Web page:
The ideal sleeping position for those who are prone to stomach ulcers needs more investigation.

19. 6 SImple Ways to Sleep with a Stomach Ulcer2


Your first inclination might be to use an over-the-counter (OTC) pain reliever to treat the pain of a stomach ulcer, but using NSAIDs is one of the main factors contributing to stomach ulcers. Speak with your healthcare provider about your NSAID use and think about other pain-management options if you have a history of peptic ulcers or are at risk of developing one.

If you have an ulcer brought on by the H, your medical professional may recommend antibiotics. pylori bacteria. Other medications to reduce stomach ulcer pain focus on reducing stomach acid or protecting your stomach lining, such as:

  • Histamine receptor blockers (H2 blockers) like Pepcid or Zantec (famotidine) and Tagamet (cimetidine)
  • Proton pump inhibitors (PPI) like Prilosec (omeprazole), Nexium (esomeprazole), Prevacid (lansoprazole), and Protonix (pantoprazole)
  • Antacids
  • Mucosal protective agents like Carafate (sucralfate)

While some medications, such as Protonix, require a prescription from a doctor, others, such as Pepcid and Prilosec, are available over-the-counter. For some people, finding relief requires a mix of prescription drugs and dietary adjustments.

Read More: Best Way to Sleep with Occipital Neuralgia


In the past, people believed that spicy or acidic foods could lead to stomach ulcers, but evidence suggests that H. pylori and NSAID use as the primary causes.

This is not to say that dietary factors have no bearing on ulcer symptoms or development. Stomach acids start to produce when you eat. A large meal or specific foods can raise your stomach’s acid level and aggravate an ulcer. This may be especially true at night due to the positioning of the stomach and the movement of acids.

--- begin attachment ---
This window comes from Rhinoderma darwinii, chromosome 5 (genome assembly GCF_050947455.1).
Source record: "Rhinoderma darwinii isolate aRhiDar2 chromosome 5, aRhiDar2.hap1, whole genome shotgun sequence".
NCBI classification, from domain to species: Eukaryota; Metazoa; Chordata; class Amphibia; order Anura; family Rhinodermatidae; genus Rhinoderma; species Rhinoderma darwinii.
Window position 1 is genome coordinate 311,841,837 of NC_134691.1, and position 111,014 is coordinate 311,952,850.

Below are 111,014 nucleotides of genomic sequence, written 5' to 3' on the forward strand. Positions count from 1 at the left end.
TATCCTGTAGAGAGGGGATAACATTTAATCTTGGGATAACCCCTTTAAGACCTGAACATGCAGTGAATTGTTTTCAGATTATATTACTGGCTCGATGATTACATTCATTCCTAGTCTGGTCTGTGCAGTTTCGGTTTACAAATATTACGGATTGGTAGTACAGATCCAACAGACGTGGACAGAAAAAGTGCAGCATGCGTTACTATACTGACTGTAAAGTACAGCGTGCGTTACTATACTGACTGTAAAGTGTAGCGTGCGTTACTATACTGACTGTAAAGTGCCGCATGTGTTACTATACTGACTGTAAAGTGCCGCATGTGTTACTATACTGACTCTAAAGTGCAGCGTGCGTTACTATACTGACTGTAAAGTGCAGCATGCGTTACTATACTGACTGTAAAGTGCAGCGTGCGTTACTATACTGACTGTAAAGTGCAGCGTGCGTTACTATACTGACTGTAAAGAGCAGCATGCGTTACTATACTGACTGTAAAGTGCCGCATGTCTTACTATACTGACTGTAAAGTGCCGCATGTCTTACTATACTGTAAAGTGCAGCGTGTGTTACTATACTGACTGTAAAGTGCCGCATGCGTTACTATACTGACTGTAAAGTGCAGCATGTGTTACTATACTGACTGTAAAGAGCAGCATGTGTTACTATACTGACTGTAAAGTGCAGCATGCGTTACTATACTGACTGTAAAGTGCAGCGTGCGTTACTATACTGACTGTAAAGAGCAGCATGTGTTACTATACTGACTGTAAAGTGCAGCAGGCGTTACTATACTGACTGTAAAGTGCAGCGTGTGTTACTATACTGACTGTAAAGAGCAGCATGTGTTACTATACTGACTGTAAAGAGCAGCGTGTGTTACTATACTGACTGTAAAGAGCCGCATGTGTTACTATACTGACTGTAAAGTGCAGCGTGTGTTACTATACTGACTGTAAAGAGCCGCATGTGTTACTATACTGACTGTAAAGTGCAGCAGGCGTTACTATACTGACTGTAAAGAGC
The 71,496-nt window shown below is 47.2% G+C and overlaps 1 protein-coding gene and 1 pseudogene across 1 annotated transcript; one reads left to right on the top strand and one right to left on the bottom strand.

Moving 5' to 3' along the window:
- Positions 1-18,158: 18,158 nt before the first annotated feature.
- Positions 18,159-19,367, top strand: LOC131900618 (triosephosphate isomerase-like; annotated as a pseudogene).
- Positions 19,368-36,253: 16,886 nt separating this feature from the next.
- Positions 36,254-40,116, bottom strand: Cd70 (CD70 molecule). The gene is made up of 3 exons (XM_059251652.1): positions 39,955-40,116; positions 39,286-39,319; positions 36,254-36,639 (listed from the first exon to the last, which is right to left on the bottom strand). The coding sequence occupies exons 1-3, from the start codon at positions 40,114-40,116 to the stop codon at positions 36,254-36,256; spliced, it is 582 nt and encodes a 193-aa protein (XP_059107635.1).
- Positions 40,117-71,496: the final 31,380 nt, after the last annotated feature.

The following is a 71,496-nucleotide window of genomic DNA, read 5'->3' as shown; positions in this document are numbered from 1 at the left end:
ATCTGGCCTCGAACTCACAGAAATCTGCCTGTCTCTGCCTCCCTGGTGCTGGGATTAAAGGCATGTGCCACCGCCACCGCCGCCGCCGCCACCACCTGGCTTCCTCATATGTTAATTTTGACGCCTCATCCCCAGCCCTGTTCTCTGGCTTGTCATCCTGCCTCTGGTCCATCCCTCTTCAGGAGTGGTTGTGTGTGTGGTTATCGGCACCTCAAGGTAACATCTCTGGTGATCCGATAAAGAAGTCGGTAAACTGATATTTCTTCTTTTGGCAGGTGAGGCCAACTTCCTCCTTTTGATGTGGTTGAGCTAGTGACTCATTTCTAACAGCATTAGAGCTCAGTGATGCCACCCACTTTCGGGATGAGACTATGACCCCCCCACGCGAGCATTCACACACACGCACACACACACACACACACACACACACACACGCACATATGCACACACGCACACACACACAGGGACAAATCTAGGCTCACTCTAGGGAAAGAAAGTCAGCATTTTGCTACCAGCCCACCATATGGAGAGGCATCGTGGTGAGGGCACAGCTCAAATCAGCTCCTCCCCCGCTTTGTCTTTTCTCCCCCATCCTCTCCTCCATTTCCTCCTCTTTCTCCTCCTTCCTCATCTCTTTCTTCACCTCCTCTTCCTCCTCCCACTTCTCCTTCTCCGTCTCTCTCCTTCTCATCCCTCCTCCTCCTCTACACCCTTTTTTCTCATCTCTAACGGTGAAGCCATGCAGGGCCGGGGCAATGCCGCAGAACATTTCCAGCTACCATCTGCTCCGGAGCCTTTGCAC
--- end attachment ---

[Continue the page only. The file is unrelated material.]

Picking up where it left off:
Limiting eating before bed and avoiding certain foods that cause stomach ulcer pain can help relieve ulcer pain and enhance sleep. Alcohol and caffeine also contribute to stomach ulcer pain and poor sleep quality.

Read More: How to Sleep After Wisdom Teeth Removal

Sleep Hygiene

Better sleep hygiene, which can start with removing distractions, is another way you can try to improve your sleep. The Centers for Disease Control and Prevention (CDC) recommends taking the following steps to get better sleep.

  • Create a space for sleep: Make sure your sleeping area is peaceful, quiet, and dark.
  • Cut out screens: It can be more difficult to get a good night’s sleep when using electronics like televisions, computers, phones, tablets, and other gadgets. You can cut down on distractions by taking these things out of your bedroom.
  • Consistency is key: It’s best for your sleep if you go to bed and wake up at the same time every day.